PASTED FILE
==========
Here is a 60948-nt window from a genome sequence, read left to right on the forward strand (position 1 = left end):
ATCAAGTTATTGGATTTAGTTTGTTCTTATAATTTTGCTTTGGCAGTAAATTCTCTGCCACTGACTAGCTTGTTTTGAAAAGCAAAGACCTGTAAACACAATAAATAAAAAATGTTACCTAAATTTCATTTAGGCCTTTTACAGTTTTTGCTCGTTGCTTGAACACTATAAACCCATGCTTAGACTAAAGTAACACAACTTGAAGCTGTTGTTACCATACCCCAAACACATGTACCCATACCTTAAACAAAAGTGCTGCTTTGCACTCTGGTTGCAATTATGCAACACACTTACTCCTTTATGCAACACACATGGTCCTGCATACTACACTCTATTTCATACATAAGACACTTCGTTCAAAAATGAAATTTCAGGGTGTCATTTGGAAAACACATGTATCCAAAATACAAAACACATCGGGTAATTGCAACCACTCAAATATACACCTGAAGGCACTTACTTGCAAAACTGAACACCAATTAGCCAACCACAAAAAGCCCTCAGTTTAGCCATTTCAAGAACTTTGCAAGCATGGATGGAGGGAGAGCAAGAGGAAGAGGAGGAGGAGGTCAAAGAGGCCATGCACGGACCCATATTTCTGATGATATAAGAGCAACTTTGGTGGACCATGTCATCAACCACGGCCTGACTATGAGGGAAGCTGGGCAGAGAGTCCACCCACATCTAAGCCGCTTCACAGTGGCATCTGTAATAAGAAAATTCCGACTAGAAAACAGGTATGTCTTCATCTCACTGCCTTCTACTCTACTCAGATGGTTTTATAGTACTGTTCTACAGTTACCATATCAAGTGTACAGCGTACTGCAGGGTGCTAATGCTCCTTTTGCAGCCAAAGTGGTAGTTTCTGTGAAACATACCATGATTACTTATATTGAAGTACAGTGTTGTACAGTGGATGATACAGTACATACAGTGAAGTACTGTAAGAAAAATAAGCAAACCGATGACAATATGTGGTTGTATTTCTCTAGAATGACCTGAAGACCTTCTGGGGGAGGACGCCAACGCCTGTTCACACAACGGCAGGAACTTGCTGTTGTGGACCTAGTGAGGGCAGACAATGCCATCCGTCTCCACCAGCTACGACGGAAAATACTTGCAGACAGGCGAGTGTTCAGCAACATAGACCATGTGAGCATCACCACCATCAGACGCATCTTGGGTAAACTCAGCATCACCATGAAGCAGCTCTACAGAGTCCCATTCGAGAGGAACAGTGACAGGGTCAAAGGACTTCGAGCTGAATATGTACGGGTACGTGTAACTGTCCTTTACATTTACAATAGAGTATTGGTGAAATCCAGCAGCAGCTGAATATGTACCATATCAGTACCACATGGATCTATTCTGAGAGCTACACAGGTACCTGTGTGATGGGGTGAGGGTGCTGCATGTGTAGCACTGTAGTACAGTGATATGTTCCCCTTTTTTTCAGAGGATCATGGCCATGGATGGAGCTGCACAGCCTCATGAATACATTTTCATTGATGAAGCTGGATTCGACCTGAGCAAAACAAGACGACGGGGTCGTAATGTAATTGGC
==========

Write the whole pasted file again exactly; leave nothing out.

Here is a 60948-nt window from a genome sequence, read left to right on the forward strand (position 1 = left end):
ATCAAGTTATTGGATTTAGTTTGTTCTTATAATTTTGCTTTGGCAGTAAATTCTCTGCCACTGACTAGCTTGTTTTGAAAAGCAAAGACCTGTAAACACAATAAATAAAAAATGTTACCTAAATTTCATTTAGGCCTTTTACAGTTTTTGCTCGTTGCTTGAACACTATAAACCCATGCTTAGACTAAAGTAACACAACTTGAAGCTGTTGTTACCATACCCCAAACACATGTACCCATACCTTAAACAAAAGTGCTGCTTTGCACTCTGGTTGCAATTATGCAACACACTTACTCCTTTATGCAACACACATGGTCCTGCATACTACACTCTATTTCATACATAAGACACTTCGTTCAAAAATGAAATTTCAGGGTGTCATTTGGAAAACACATGTATCCAAAATACAAAACACATCGGGTAATTGCAACCACTCAAATATACACCTGAAGGCACTTACTTGCAAAACTGAACACCAATTAGCCAACCACAAAAAGCCCTCAGTTTAGCCATTTCAAGAACTTTGCAAGCATGGATGGAGGGAGAGCAAGAGGAAGAGGAGGAGGAGGTCAAAGAGGCCATGCACGGACCCATATTTCTGATGATATAAGAGCAACTTTGGTGGACCATGTCATCAACCACGGCCTGACTATGAGGGAAGCTGGGCAGAGAGTCCACCCACATCTAAGCCGCTTCACAGTGGCATCTGTAATAAGAAAATTCCGACTAGAAAACAGGTATGTCTTCATCTCACTGCCTTCTACTCTACTCAGATGGTTTTATAGTACTGTTCTACAGTTACCATATCAAGTGTACAGCGTACTGCAGGGTGCTAATGCTCCTTTTGCAGCCAAAGTGGTAGTTTCTGTGAAACATACCATGATTACTTATATTGAAGTACAGTGTTGTACAGTGGATGATACAGTACATACAGTGAAGTACTGTAAGAAAAATAAGCAAACCGATGACAATATGTGGTTGTATTTCTCTAGAATGACCTGAAGACCTTCTGGGGGAGGACGCCAACGCCTGTTCACACAACGGCAGGAACTTGCTGTTGTGGACCTAGTGAGGGCAGACAATGCCATCCGTCTCCACCAGCTACGACGGAAAATACTTGCAGACAGGCGAGTGTTCAGCAACATAGACCATGTGAGCATCACCACCATCAGACGCATCTTGGGTAAACTCAGCATCACCATGAAGCAGCTCTACAGAGTCCCATTCGAGAGGAACAGTGACAGGGTCAAAGGACTTCGAGCTGAATATGTACGGGTACGTGTAACTGTCCTTTACATTTACAATAGAGTATTGGTGAAATCCAGCAGCAGCTGAATATGTACCATATCAGTACCACATGGATCTATTCTGAGAGCTACACAGGTACCTGTGTGATGGGGTGAGGGTGCTGCATGTGTAGCACTGTAGTACAGTGATATGTTCCCCTTTTTTTCAGAGGATCATGGCCATGGATGGAGCTGCACAGCCTCATGAATACATTTTCATTGATGAAGCTGGATTCGACCTGAGCAAAACAAGACGACGGGGTCGTAATGTAATTGGC